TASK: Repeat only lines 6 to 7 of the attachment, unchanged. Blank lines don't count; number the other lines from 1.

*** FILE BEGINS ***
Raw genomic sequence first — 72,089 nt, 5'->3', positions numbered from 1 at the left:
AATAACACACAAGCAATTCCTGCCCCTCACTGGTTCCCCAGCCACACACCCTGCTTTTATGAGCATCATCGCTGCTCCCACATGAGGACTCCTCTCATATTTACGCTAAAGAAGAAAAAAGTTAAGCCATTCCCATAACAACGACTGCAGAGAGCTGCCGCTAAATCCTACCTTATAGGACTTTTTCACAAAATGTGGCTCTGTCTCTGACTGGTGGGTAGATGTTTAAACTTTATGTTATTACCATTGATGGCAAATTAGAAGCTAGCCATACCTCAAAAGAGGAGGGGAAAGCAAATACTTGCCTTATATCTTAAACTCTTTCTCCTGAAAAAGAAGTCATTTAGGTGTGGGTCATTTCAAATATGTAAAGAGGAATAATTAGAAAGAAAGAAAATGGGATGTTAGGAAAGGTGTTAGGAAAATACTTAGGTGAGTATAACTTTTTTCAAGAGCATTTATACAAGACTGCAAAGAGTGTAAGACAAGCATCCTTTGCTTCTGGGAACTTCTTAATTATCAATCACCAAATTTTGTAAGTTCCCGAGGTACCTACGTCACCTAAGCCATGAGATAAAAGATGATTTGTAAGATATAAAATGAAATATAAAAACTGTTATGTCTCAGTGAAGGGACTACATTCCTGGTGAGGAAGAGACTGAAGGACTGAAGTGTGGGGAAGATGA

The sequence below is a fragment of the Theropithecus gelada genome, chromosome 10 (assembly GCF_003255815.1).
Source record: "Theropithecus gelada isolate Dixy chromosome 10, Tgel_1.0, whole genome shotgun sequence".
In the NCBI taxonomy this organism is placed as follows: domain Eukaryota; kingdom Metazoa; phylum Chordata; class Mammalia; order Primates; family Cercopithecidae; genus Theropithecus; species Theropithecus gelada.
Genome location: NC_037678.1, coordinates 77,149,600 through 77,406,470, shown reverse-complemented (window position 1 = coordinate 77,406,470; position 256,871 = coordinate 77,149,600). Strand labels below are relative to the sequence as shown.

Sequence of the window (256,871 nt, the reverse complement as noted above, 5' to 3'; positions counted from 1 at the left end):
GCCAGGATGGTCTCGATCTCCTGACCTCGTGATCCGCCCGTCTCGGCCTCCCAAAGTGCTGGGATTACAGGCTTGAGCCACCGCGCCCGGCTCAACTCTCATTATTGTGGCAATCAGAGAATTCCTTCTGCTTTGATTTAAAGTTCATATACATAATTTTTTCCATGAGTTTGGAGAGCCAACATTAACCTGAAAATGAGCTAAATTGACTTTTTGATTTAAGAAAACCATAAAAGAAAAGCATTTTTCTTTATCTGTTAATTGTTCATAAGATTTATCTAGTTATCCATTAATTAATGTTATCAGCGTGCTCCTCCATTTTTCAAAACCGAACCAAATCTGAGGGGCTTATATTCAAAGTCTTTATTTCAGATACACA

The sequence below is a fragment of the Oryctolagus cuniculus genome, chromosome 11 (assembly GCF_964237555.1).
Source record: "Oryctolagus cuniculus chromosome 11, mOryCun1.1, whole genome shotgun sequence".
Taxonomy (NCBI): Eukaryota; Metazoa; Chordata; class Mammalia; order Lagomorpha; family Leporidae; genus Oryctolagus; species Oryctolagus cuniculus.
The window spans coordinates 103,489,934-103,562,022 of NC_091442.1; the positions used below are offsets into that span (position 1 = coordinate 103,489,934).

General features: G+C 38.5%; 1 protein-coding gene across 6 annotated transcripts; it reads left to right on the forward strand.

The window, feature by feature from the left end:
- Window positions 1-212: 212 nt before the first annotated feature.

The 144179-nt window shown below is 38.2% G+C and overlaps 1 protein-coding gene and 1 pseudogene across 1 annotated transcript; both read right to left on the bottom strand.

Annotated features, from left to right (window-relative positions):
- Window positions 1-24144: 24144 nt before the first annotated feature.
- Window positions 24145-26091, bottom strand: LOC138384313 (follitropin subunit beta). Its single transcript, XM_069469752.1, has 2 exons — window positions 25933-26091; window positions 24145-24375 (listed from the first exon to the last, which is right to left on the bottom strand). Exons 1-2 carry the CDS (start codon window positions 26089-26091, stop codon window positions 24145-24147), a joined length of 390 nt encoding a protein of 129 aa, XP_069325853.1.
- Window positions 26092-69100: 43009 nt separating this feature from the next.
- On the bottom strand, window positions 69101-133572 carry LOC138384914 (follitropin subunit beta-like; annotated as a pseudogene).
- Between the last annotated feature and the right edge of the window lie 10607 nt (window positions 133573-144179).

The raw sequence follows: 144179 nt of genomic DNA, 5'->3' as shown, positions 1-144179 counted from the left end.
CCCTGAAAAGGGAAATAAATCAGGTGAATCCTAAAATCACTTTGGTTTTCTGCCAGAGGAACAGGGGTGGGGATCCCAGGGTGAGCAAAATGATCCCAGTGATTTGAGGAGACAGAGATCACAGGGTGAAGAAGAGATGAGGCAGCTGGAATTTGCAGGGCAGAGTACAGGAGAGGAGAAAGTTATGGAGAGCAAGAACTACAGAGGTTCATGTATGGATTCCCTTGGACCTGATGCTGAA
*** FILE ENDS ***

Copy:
Genome location: NC_037678.1, coordinates 77,149,600 through 77,406,470, shown reverse-complemented (window position 1 = coordinate 77,406,470; position 256,871 = coordinate 77,149,600). Strand labels below are relative to the sequence as shown.

Sequence of the window (256,871 nt, the reverse complement as noted above, 5' to 3'; positions counted from 1 at the left end):